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|Title:||Missed opportunities for human immunodeficiency virus testing among mothers delivering at Kampala International University Teaching Hospital, Uganda|
Kampala International University Teaching Hospital, Uganda
|Publisher:||Kampala International University. School of Health Sciences Western Campus|
|Abstract:||Background: Although HTV testing should be routinely offered during Antenatal care, the proportion of women giving birth without knowing their HIV status in Uganda is still significant despite attending antenatal clinics therefore highlighting the significance of testing these women during labour. Objectives: To determine the prevalence of missed opportunities for HIV testing and associated factors among mothers delivering at KIUTH. Methodology: A cross-sectional study of 218 consecutively enrolled participants using investigator questionnaire conducted from June to September 2018. Results: The prevalence of missed opportunities for HIV testing was 11% and age was significantly associated with missed opportunities for HIV testing (P=0.040). The prevalence of HIV seropositive results was found to be 4.2%. This was also a seroconversion prevalence. The major factors associated with missed opportunities for HIV testing were multiparity, obtaining PMTCT information from VHTs and mothers who don’t attach any sociomarital consequences to a positive HIV test result. Conclusion: A significant proportion of mothers who delivered were found to have missed opportunities for HTV testing during labor. There was evidence of HIV seroconversion and possible mother to child transmission noted. Multiparity, obtaining MTCT information from VHTs and mothers who don’t attach any sociomarital consequences to a positive HP! test result are significant factors contributing to missed opportunities for HIV testing. Recommendations: Equipping labour wards with HIV rapid tests and sensitizing medical personnel in identification of women with missed opportuinities for HIV testing during labor. To advocate for effective conselling after HIV testing for women who are found negative in antenatal clinics so as to increase their risk perception for HIV infection even during pregnancy to reduce seroconversion rates. Studies to help us further our understanding how multiparity, the role of VHTs as a source of PMTCT information and not attaching any sociomarital consequenses to a positive HP! test result by the mother brings about missed opportunities for HP! testing during labor and even pregnancy. xi|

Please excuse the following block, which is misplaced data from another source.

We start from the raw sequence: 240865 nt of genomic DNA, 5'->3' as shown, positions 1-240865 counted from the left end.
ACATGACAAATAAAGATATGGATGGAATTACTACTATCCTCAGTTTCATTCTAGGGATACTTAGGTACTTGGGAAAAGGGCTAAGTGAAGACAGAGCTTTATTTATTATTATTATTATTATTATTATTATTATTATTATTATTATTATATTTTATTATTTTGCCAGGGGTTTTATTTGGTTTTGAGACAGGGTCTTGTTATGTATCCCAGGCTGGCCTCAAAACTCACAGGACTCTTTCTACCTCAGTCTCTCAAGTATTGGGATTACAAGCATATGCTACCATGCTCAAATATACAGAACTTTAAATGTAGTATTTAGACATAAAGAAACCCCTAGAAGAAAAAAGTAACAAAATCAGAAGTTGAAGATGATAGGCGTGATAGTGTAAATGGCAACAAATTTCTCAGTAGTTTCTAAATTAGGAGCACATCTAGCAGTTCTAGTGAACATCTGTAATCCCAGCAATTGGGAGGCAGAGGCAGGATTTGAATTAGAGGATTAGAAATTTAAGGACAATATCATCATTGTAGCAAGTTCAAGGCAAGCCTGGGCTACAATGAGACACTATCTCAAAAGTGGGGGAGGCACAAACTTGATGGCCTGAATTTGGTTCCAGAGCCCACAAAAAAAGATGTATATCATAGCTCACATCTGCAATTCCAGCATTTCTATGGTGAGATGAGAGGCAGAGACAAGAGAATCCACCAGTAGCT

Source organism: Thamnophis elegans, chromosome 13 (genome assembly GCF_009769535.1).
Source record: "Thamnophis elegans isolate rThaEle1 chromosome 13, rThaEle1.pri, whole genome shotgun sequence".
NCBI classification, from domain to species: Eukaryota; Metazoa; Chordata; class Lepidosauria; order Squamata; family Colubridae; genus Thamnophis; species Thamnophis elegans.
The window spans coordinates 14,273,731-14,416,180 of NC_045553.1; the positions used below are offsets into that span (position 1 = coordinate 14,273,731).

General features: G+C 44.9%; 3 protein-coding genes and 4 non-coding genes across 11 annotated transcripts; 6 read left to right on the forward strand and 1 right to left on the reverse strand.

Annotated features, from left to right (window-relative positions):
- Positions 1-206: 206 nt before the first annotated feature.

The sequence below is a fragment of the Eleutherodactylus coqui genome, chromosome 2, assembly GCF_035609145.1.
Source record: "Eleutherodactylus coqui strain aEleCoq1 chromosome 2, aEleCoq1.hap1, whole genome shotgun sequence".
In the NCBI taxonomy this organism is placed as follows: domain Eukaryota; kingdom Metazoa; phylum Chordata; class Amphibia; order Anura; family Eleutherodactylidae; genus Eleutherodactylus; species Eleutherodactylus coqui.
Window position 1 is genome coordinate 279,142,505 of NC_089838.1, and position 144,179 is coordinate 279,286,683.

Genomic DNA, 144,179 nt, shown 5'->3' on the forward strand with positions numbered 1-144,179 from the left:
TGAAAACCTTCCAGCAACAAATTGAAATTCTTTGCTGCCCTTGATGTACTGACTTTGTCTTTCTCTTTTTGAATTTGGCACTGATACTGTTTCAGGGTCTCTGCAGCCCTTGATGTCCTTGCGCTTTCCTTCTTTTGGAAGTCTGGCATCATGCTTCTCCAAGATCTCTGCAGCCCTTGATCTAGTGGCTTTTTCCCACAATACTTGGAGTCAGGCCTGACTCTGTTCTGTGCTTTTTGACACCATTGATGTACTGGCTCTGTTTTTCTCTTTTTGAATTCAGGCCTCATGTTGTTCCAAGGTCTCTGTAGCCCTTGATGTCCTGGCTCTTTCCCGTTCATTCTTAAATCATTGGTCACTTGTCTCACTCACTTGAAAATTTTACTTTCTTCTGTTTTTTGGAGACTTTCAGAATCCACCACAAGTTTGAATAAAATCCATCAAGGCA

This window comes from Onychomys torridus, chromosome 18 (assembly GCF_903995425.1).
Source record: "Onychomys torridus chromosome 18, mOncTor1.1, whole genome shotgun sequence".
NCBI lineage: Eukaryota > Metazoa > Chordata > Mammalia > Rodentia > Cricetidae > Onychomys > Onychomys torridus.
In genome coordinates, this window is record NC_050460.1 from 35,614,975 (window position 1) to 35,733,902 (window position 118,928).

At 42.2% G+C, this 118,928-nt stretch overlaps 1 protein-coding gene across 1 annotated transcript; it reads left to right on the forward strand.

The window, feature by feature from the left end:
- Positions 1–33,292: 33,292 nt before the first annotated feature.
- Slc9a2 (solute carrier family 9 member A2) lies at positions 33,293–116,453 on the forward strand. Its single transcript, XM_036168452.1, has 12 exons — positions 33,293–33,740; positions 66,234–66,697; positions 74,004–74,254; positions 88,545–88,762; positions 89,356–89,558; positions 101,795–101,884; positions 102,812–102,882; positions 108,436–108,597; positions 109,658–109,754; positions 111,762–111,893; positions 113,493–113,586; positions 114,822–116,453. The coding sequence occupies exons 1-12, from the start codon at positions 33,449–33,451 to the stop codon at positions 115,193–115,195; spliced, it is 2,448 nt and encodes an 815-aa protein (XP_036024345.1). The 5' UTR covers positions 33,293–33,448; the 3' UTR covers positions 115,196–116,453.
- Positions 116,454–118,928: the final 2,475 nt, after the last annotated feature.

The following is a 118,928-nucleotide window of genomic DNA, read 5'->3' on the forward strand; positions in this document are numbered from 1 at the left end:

|Description:||A dissertation submitted in partial fulfillment of the requirements for the award of the degree of master of medicine in obstetrics and gynecology of Kampala International University|
|Appears in Collections:||Masters of Obstetrics and Gynecology|
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